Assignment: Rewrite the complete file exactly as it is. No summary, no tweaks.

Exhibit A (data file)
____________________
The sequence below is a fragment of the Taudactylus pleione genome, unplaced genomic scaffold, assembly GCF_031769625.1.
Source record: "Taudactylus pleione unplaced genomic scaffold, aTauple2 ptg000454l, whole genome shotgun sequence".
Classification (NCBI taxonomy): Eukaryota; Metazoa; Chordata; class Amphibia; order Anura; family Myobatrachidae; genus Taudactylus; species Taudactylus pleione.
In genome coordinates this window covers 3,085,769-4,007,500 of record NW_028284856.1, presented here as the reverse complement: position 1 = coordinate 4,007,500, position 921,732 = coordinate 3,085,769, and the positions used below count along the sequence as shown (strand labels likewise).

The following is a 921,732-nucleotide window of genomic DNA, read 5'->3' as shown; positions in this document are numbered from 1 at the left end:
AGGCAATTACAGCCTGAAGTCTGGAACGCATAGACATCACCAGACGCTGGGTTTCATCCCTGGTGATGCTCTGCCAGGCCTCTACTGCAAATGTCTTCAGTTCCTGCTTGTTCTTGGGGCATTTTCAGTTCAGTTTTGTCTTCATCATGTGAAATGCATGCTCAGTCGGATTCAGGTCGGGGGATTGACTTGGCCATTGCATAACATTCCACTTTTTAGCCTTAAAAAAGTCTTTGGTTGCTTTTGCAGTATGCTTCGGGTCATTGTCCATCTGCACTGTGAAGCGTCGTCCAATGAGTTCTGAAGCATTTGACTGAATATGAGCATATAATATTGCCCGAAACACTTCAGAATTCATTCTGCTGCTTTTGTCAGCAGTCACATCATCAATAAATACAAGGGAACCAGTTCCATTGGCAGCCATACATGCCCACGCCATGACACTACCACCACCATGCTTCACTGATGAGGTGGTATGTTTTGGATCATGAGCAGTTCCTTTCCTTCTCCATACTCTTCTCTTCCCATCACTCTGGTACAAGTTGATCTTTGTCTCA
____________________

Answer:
The sequence below is a fragment of the Taudactylus pleione genome, unplaced genomic scaffold, assembly GCF_031769625.1.
Source record: "Taudactylus pleione unplaced genomic scaffold, aTauple2 ptg000454l, whole genome shotgun sequence".
Classification (NCBI taxonomy): Eukaryota; Metazoa; Chordata; class Amphibia; order Anura; family Myobatrachidae; genus Taudactylus; species Taudactylus pleione.
In genome coordinates this window covers 3,085,769-4,007,500 of record NW_028284856.1, presented here as the reverse complement: position 1 = coordinate 4,007,500, position 921,732 = coordinate 3,085,769, and the positions used below count along the sequence as shown (strand labels likewise).

The following is a 921,732-nucleotide window of genomic DNA, read 5'->3' as shown; positions in this document are numbered from 1 at the left end:
AGGCAATTACAGCCTGAAGTCTGGAACGCATAGACATCACCAGACGCTGGGTTTCATCCCTGGTGATGCTCTGCCAGGCCTCTACTGCAAATGTCTTCAGTTCCTGCTTGTTCTTGGGGCATTTTCAGTTCAGTTTTGTCTTCATCATGTGAAATGCATGCTCAGTCGGATTCAGGTCGGGGGATTGACTTGGCCATTGCATAACATTCCACTTTTTAGCCTTAAAAAAGTCTTTGGTTGCTTTTGCAGTATGCTTCGGGTCATTGTCCATCTGCACTGTGAAGCGTCGTCCAATGAGTTCTGAAGCATTTGACTGAATATGAGCATATAATATTGCCCGAAACACTTCAGAATTCATTCTGCTGCTTTTGTCAGCAGTCACATCATCAATAAATACAAGGGAACCAGTTCCATTGGCAGCCATACATGCCCACGCCATGACACTACCACCACCATGCTTCACTGATGAGGTGGTATGTTTTGGATCATGAGCAGTTCCTTTCCTTCTCCATACTCTTCTCTTCCCATCACTCTGGTACAAGTTGATCTTTGTCTCA